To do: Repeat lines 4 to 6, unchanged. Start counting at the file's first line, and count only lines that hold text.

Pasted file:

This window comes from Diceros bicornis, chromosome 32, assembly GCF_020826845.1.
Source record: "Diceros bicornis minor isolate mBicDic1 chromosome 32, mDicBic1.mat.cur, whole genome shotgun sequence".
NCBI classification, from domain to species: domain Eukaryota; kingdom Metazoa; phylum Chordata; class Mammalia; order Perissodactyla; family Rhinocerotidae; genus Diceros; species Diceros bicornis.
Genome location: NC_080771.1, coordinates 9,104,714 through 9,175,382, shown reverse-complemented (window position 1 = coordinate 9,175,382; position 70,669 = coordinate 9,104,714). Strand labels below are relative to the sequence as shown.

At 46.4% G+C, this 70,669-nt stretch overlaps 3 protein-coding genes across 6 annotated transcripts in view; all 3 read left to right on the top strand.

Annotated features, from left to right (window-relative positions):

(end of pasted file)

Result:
Genome location: NC_080771.1, coordinates 9,104,714 through 9,175,382, shown reverse-complemented (window position 1 = coordinate 9,175,382; position 70,669 = coordinate 9,104,714). Strand labels below are relative to the sequence as shown.

At 46.4% G+C, this 70,669-nt stretch overlaps 3 protein-coding genes across 6 annotated transcripts in view; all 3 read left to right on the top strand.

Annotated features, from left to right (window-relative positions):